Common Ground has changed a great deal, even in just the three retreats that I’ve been on. It is slowly but surely evolving, learning each retreat the balance between giving people the space to share their stories, while also offering room to learn about the identities of others. Yet, if there is one thing that I’m sure has remained the same throughout the years, it is the desire to engage openly with these topics.

    One does not walk into Common Ground without some desire to explore the identities of themself and others.

    So, I want to talk about why I think Common Ground, despite its imperfections, is such an essential tool for creating much needed space. It is a retreat that allows for discussion off campus, and offers people the autonomy to bring these discussions back to campus.

    Common Ground is unique in its ability to gather an incredibly diverse group of people together. This is a group of people who have probably never met, and who, even if they have met, rarely talk to one another about their identities. Common Ground starts the conversation.

    There are a wide range of activities to make the topics somewhat more real, but the point is that room is left for participants of the retreat to speak to one another, to speak with one another.

    I wish I could say for certain why this conversation, why this mere back and forth, is so important. Maybe it’s because for many in the room, after years of dealing with their identities in a society that doesn’t listen, people are finally being heard.

    Where else are you ever going to feel as heard and understood than in a room of people who have chosen to engage with these topics, who have chosen to see you? Maybe it’s the listening that is so novel. Maybe it’s that, for a moment, for this retreat, it feels like people actually care to learn about your identity.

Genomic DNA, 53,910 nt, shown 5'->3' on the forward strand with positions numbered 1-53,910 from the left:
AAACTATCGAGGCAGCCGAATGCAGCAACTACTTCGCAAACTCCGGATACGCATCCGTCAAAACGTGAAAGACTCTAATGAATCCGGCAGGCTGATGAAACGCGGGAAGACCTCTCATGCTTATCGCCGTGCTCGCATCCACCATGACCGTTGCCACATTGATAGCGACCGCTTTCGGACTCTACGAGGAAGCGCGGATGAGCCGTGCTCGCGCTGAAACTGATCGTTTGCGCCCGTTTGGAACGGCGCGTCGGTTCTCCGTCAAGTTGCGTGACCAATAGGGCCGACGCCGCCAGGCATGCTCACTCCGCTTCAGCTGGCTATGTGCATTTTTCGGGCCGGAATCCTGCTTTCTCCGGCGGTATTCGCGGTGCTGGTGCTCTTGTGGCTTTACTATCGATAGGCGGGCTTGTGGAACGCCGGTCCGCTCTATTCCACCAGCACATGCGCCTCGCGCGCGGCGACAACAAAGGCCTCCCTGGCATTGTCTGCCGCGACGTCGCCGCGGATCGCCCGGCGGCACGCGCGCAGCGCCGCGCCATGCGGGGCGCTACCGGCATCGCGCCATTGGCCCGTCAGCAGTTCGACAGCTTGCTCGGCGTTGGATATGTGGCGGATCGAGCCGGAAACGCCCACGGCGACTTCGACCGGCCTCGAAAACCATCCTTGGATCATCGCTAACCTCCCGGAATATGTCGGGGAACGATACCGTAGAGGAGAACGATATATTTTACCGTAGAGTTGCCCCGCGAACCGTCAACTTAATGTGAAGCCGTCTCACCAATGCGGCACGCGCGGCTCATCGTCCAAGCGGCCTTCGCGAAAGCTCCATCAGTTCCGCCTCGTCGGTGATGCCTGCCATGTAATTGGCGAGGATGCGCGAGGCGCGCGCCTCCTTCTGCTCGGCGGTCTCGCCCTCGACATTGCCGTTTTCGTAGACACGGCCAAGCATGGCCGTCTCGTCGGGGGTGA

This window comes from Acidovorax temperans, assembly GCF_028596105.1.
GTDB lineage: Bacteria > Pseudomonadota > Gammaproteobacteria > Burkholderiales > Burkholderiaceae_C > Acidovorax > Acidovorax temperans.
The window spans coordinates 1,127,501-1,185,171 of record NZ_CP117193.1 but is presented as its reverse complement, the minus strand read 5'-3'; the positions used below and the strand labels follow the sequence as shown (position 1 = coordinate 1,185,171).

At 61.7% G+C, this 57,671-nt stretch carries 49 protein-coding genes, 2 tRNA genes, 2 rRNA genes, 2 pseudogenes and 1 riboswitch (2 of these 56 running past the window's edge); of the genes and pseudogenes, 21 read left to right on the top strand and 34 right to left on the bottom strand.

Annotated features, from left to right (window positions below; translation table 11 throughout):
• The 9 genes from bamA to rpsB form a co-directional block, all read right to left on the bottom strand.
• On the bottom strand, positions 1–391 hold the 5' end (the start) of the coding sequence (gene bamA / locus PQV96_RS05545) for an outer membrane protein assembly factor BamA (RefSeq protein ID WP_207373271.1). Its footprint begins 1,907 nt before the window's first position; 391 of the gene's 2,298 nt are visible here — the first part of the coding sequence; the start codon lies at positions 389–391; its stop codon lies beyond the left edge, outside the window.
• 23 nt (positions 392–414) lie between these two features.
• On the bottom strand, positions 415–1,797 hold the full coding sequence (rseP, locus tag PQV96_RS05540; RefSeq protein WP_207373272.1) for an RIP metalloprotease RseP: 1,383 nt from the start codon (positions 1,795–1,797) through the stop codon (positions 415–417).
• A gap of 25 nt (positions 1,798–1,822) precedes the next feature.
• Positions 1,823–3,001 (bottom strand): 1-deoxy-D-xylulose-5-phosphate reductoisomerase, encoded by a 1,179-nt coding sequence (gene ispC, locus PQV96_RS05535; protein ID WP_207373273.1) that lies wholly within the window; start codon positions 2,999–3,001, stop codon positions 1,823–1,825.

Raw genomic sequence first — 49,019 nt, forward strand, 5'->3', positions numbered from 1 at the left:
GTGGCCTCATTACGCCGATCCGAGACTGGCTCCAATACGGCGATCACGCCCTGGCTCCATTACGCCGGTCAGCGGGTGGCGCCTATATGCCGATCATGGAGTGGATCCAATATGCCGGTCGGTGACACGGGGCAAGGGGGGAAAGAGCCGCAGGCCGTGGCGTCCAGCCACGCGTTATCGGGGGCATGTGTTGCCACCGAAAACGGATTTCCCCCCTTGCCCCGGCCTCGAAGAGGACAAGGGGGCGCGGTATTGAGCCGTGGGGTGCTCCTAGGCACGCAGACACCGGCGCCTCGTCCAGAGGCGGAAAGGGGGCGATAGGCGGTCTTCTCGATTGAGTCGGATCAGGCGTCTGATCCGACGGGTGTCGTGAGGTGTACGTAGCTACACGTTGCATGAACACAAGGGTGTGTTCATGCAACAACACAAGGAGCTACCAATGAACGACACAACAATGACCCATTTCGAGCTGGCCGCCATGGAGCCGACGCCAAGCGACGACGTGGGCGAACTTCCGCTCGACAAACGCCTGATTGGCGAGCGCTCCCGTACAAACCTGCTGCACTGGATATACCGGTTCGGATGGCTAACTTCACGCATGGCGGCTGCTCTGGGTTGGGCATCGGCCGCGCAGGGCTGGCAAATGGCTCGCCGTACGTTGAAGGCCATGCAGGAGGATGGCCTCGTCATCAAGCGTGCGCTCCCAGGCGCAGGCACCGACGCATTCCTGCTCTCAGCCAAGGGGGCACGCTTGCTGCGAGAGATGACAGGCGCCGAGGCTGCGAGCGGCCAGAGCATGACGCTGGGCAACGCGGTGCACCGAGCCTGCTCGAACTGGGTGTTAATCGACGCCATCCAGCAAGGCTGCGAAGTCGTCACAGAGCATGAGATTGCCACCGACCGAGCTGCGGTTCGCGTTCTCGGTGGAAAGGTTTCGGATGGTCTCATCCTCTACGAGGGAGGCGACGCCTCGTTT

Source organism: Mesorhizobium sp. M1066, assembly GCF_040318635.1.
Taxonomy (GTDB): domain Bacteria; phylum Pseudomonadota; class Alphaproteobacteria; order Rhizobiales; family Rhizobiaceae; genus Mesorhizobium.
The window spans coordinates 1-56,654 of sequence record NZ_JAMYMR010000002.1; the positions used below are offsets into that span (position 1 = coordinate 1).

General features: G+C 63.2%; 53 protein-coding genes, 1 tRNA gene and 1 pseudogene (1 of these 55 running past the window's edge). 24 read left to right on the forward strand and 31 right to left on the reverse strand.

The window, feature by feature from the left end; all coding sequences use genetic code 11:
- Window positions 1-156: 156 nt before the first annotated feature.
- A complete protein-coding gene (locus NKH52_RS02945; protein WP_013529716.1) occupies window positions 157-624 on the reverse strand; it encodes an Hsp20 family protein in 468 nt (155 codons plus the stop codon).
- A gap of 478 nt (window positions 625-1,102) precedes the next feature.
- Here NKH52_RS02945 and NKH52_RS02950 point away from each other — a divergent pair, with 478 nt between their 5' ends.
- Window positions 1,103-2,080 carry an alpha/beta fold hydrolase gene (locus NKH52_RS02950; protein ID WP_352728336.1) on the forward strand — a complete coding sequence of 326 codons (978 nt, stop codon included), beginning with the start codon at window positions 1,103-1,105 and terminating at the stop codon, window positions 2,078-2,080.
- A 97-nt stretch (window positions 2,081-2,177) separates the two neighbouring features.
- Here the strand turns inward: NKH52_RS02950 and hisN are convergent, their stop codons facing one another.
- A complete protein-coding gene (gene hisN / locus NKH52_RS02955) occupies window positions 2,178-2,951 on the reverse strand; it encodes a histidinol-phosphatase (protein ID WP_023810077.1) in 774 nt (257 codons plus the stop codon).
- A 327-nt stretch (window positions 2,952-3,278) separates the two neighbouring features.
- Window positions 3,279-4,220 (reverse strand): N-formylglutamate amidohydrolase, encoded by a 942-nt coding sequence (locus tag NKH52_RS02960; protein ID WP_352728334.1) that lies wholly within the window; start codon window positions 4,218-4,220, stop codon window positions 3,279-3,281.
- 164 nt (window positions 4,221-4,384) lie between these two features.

I truly believe that what makes this experience so jarring is that groups of people finally want to know what they are personally doing to make life more difficult for those around them. And that is a beautiful and valuable thing in our world.

    Common Ground is a give, just as much as it is a take.

    It’s about giving people the room to embrace their own identities, to feel pride and happiness. It’s about giving people the opportunity to find community, to find people who share experiences similar to their own, which is rare to come across at Duke.

    I’d like to think the retreat is about finding some sort of common ground among all of us. However, I don’t know if anything really ties us all together. I don’t know if we’re bound by anything other than the fact that we’re all people, all people dealing with the privileges and obstacles that accompany our various identities. I don’t know if our commonality is anything more than our struggle to learn and accept and love who we are for what we have been given. I don’t know if it is any more than our daily choice to learn how to navigate this crazy, difficult, demanding world together.

    But, maybe that’s just enough common ground.




Kristina Smith